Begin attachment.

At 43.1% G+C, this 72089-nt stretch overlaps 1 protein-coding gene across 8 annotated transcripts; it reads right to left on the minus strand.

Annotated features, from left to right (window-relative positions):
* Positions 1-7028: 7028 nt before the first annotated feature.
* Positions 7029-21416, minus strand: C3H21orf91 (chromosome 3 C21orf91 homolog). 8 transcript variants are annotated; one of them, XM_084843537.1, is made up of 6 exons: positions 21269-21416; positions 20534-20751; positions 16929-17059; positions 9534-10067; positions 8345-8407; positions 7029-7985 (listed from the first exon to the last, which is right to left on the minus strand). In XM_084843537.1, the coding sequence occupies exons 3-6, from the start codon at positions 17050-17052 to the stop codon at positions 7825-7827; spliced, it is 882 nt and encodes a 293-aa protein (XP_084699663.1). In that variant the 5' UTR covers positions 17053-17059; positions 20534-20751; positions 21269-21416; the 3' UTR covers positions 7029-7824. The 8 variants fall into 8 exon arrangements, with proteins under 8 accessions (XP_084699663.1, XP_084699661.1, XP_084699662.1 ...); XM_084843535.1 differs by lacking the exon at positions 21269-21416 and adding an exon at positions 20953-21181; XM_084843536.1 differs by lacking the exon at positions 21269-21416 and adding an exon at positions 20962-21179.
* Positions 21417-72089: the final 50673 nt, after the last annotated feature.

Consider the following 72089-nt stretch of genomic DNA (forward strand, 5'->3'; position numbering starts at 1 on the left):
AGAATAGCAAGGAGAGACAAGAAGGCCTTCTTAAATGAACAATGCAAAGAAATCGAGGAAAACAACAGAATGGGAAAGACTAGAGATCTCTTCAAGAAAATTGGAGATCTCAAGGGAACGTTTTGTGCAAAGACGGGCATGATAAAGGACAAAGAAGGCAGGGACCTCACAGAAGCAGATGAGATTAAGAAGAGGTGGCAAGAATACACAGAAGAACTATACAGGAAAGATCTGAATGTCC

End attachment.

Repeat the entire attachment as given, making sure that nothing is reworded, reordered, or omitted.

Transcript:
At 43.1% G+C, this 72089-nt stretch overlaps 1 protein-coding gene across 8 annotated transcripts; it reads right to left on the minus strand.

Annotated features, from left to right (window-relative positions):
* Positions 1-7028: 7028 nt before the first annotated feature.
* Positions 7029-21416, minus strand: C3H21orf91 (chromosome 3 C21orf91 homolog). 8 transcript variants are annotated; one of them, XM_084843537.1, is made up of 6 exons: positions 21269-21416; positions 20534-20751; positions 16929-17059; positions 9534-10067; positions 8345-8407; positions 7029-7985 (listed from the first exon to the last, which is right to left on the minus strand). In XM_084843537.1, the coding sequence occupies exons 3-6, from the start codon at positions 17050-17052 to the stop codon at positions 7825-7827; spliced, it is 882 nt and encodes a 293-aa protein (XP_084699663.1). In that variant the 5' UTR covers positions 17053-17059; positions 20534-20751; positions 21269-21416; the 3' UTR covers positions 7029-7824. The 8 variants fall into 8 exon arrangements, with proteins under 8 accessions (XP_084699663.1, XP_084699661.1, XP_084699662.1 ...); XM_084843535.1 differs by lacking the exon at positions 21269-21416 and adding an exon at positions 20953-21181; XM_084843536.1 differs by lacking the exon at positions 21269-21416 and adding an exon at positions 20962-21179.
* Positions 21417-72089: the final 50673 nt, after the last annotated feature.

Consider the following 72089-nt stretch of genomic DNA (forward strand, 5'->3'; position numbering starts at 1 on the left):
AGAATAGCAAGGAGAGACAAGAAGGCCTTCTTAAATGAACAATGCAAAGAAATCGAGGAAAACAACAGAATGGGAAAGACTAGAGATCTCTTCAAGAAAATTGGAGATCTCAAGGGAACGTTTTGTGCAAAGACGGGCATGATAAAGGACAAAGAAGGCAGGGACCTCACAGAAGCAGATGAGATTAAGAAGAGGTGGCAAGAATACACAGAAGAACTATACAGGAAAGATCTGAATGTCC